knowledge and abilities to the limit.

3. You really don't want to get into a discussion on characters!
Suffice it to say that one of the problems with "traditional" taxonomy
is that each researcher can have a different set of characters that
they regard as important and which rarely expand well to a wider group
of organisms. This even applies to molecular studies as very few DNA
regions can be used across multiple families, but at least things are
more standardised and there is a greater number of characters − each
DNA base potentially in a sequence.

4. One of the problems is the assumption that evolution equals
progress or even has an aim or direction, look at mosses, liverworts,
ferns etc, they're still evolving, but also as a group evolved before
orchids, and many may not have changed much. Does that make them
primitive? The tips of the branches can be thought of as a snap-shot
in time. In another million years there may be something different
there, or a similar organism if the habitat has remained stable.

6+7. Venter's institute, him of the human genome, sampled ocean water:
http://www.plosbiology.org/article/info:doi%2F10.1371%2Fjournal.pbio.0050085
and discovered (as I understand things) vast amounts of unknown
microbes. I always find it fascinating how anthropocentric
evolutionary scientists are − the closer something to us is, or the
more interesting (orchids for example) the more it's analysed for
differences and consequently minor differences are blown up into new
species. Bacteria and fungi tend to be ignored except where they
"trespass" upon our world and so often remain undifferentiated. It
doesn't help that scientists get their names associated with new
species that they describe...

Enough of this, I'm not sure this is relevant or of interest to
people, nor am I anything like as knowledgeable regarding plant
taxonomy as I would wish − never mind orchids! If something's not
clear, drop me a line, but it might be better off-list to avoid boring
people.

HTioI

Tim

john Stanley wrote Re: [OrchidTalk] Alba − species − and an answer to Mats
'just kidding'

> Hi Mats,
>
> How to define species? You have pretty-well already done that when
> you suggest that interbreeding to produce viable interbreeding
> offspring are of the same species. However, there are several aspects
> we must remember;
> 1. because it isn t practicable to test every queried species with
> the interbreeding test it has been the practise to use physical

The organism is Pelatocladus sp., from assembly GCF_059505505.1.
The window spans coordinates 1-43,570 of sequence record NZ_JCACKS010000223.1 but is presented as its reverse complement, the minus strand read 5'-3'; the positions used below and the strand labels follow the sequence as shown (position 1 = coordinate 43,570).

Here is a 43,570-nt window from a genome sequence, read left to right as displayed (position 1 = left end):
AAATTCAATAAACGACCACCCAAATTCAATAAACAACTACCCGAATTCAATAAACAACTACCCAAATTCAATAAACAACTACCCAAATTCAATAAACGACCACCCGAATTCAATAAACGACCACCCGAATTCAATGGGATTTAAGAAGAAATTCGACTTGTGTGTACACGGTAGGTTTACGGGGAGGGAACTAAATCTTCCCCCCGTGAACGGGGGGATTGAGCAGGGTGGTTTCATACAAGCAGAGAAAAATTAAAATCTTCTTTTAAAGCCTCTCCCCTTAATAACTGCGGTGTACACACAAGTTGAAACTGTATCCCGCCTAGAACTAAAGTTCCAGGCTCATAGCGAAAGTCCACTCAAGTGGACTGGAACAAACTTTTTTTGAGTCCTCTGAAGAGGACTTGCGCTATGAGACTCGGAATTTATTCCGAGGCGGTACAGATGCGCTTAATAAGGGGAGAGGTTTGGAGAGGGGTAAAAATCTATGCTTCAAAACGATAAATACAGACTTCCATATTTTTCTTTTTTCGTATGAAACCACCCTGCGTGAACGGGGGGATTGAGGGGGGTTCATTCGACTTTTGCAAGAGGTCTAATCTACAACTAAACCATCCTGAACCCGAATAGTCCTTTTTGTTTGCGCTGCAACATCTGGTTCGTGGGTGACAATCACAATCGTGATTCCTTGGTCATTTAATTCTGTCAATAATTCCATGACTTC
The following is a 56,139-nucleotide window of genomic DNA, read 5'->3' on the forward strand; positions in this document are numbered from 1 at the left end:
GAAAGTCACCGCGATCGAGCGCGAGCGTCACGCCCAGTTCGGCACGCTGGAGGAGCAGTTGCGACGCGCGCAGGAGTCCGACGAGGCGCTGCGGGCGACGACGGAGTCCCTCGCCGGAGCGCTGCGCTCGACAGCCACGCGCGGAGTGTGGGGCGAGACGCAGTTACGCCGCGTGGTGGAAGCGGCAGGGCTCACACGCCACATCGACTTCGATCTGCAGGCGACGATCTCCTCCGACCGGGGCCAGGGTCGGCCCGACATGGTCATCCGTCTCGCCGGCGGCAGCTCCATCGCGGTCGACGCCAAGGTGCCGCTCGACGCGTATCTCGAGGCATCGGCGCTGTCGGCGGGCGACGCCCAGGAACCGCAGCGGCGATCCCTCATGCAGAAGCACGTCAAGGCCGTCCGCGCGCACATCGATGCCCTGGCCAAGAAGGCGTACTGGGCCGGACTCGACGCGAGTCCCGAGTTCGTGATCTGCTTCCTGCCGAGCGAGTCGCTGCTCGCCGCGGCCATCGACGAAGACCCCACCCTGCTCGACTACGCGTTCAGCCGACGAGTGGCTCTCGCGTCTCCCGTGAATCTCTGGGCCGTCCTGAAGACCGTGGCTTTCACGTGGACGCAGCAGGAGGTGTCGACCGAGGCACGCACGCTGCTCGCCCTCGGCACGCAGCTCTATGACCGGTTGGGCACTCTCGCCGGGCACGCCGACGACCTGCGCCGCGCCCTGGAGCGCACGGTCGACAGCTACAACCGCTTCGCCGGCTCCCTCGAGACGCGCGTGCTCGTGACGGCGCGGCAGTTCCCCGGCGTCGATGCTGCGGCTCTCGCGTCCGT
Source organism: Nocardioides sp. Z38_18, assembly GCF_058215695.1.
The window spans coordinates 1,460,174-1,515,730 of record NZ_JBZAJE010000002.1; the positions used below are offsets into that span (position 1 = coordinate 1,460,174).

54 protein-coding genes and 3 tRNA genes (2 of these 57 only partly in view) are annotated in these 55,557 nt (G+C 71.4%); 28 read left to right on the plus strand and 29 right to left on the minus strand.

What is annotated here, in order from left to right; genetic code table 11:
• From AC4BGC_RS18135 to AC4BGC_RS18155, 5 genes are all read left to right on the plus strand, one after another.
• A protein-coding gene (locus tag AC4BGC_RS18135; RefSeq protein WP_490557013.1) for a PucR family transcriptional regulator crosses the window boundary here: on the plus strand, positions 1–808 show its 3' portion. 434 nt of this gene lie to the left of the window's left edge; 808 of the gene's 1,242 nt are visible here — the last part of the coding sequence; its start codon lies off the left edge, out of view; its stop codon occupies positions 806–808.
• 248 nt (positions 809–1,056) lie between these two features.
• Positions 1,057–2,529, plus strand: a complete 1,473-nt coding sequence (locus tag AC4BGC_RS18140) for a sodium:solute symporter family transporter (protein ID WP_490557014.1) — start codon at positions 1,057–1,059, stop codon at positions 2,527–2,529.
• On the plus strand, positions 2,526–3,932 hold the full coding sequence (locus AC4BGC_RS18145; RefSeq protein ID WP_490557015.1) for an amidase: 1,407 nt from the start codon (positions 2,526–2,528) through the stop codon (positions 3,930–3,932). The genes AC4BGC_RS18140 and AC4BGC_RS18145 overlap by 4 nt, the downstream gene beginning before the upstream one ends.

> similarity or the morphospecies . In other words, if two organisms
> look the same, then they are of the same species unless some subtle
> distinction emerges that invalidates that assumption. There are
> certainly cases of lookalikes that are different species but, by and
> large, the morphospecies works.
>
> 2. As I am sure you know, it is now possible to list the entire
> genetic makeup of many species of both animals and plants, but then,
> the question of potential interbreeding needs interpretation from the
> genetics and that is beyond my out-dated expertise. At least,
> genetics gives us a quantitative measure of difference if only we
> could apply it simply.
>
> 3. Another problem (that I I have never been able to get an answer
> to) is What is a (singular) character and how is it distinguished
> from a bundle of characteristics that could be described as a single
> feature ? Certainly, modern taxonomists have come a long way in
> establishing closeness or distance between species based of numbers
> of characters different (clades) which provide quantitative methods
> of assessing difference but my ignorance of what a character is still
> troubles me.
>
> 4. One problem that doesn t trouble biologists too much is the fact
> that since taxonomic procedures were formalised, we have become more
> aware of the changes that take place over the history of the
> evolution of species. Just take the simple concept of a tree of life;
> the present-day tips of the branches provide a model of present-day
> species diversity. Every branch-tip being different (in this
> concept). However, each branch can be traced back to its confluence
> with an adjacent branch, before which, the two present branches were
> the same one!
>
> 5. Point 4 raises the basic principle of speciation . The development
> of a new species that, over time, will diverge from its ancestors to
> the point where (we presume) it could not interbreed. In this
> connection, one might ask how (if!) we know that apparently similar
> species could interbreed (theoretically) many generations back down
> the line!
>
> 6. You mention palaeontology. Species have always been a problem
> there unless one is completely satisfied with the morphospecies. We
> have nothing else! Palaeontologists have tried to be rational by
> collecting statistical samples and using various tests to evaluate
> the chances of closely similar groups being simple variants due to
> sampling but in fact, there is greater possibility in palaeontology
> of obtaining forms from higher or lower strata (earlier or later
> timewise). As geologists, we are well aware that the changes in
> species over time happens. In fact, we use the different but
> consistently variable fossils to compare strata and work out which
> beds of rock are time-equivalent to others! Ordovician and Jurassic
> strata are classics of zonation by fossils
>
> 6. In my small palaeontological taxonomic experiences I discovered
> numerous examples where 19C geologists had classified juveniles of a
> species as distinct from mature ones! By collecting the range from
> smallest to largest one could trace the ontogenetic variations. For